—We are back in the States, and Gina and I miss Barcelona desperately. It sounds strange but true. Why?
—We miss the atmosphere. The division, anger, and daily mass murder we take for granted in the US are not there. There is a peacefulness, a sense of family, and a zest for life rather than busyness.
—We miss the routine. It is incredible how quickly the body adjusts to a more healthy lifestyle. Sleep late, have a light breakfast, healthy lunch, siesta, vermouth, and a late dinner of tapas, and go to bed after midnight.
—We miss walking. The city is extremely walkable, and the metro is clean, efficient, and inexpensive. Walking rather than driving mindlessly made us feel so much more connected to the environment. We noticed things. We paid attention to small details that brought us joy. And I lost three pounds in two weeks.
—We miss the culture. There is the Opera, parks, plazas, museums, libraries, book stands, street cafes, and stunningly beautiful and creative architecture everywhere one turns.
—We miss the freedom. The Evangelical repression is absent. People on the beaches are nude without shame, and the fashion is sensual and dressy. There are multiple protests daily, but people respect each other’s beliefs and applaud them.
—We miss the history. One night, as I lay in bed in the Gothic quarter, I could feel and glimpse the ghosts of spirits from hundreds or thousands of years ago that slept in this room. This neighborhood (barrio) is also called the Old City or Ciutat Vella. There has been a settlement here since Roman times, known as Barcino. Once hemmed in by medieval walls, taken down in the 19th century, Barcelona’s old city remains a dense network of streets, alleys, and historic buildings.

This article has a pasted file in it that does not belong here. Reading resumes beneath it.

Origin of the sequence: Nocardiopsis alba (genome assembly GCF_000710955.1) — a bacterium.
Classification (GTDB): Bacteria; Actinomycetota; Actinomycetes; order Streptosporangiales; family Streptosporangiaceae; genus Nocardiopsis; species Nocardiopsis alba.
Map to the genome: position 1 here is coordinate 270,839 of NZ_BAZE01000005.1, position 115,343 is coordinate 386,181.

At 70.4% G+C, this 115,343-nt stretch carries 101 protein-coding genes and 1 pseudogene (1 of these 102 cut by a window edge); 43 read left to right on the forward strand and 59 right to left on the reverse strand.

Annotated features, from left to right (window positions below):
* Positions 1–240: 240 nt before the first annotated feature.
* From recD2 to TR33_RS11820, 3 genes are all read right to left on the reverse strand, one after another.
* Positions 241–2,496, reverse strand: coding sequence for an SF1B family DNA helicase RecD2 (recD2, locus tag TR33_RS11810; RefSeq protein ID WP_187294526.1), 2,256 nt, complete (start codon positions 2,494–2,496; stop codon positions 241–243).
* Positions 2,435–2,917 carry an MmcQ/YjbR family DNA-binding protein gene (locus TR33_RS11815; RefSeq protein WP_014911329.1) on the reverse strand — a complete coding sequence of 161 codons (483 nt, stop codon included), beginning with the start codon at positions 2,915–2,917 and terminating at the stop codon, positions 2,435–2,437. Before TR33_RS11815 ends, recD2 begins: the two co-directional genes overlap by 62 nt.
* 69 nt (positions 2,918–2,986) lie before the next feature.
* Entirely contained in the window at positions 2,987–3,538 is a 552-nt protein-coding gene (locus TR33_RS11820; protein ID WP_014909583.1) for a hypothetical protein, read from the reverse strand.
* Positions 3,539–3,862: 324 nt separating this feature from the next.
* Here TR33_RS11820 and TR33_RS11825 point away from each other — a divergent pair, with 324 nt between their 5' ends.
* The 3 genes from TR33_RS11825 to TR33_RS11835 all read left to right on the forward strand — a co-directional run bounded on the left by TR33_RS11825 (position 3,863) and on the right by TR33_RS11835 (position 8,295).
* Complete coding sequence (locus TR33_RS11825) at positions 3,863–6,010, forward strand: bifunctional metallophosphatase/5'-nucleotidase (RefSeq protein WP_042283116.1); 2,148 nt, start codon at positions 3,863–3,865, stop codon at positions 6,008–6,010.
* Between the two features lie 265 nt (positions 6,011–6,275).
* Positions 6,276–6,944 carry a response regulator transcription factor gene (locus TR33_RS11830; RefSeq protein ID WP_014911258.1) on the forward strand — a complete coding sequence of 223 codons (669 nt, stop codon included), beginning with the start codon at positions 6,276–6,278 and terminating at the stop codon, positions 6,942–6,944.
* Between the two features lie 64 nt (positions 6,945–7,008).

—We miss the food and drink. The prices are so much lower that it is actually less expensive to eat out. The no-tip culture alone saves 20% for every meal. And the quality and service are excellent, engaging, delicious, and fun. CNN has an article today that asks who has the most top restaurants in the world’s 2023 Top 50 best that was just released. Not Italy, not France—it is Spain. Barcelona is home to the best restaurant, Disfrutar, in Europe (#2 in the world) and home to the #1 bar, Paradiso, in the world.
—We miss the symbology. If you have read my book “The Quest” or followed me here, you know that the mandala is an essential (perhaps the most important) symbol of my life. And the sidewalks are literally paved with mandalas. (See photos).
—We miss the art appreciation. So free, so engaging, so sensual, so celebratory of the body. When Spanish people ask me what I do, I tell them I’m an artist and author. Unlike America, where people shrug and say that’s nice and go on their way—in Spain, they instantly ask, “May I see?” When I show them my favorite watercolors, they are fully engaged and ask penetrating questions about why I chose the subject matter of the nude female. I quickly realized that because of Picasso and Miro’s abstract art, Spaniards were very attracted to my perception and layered yet realistic style. As I showed them to a young waitress who is also an artist in Sitges as we watched dance in the streets, she exclaimed, your style is so distinctive throughout your work. No one, not one person in America, has ever told me that. Gina just kept saying, “I knew it! I knew they would love your art here!!” And I am already looking for a gifted translator who can translate “The Quest” into Spanish.
And so much more. With apologies to San Francisco, we left our hearts in Barcelona. We cannot get back soon enough. We have found our new home, at least for now. We are old enough to know that Barcelona, like any place in the world, is far from perfect. But, it is far more suitable to us than America.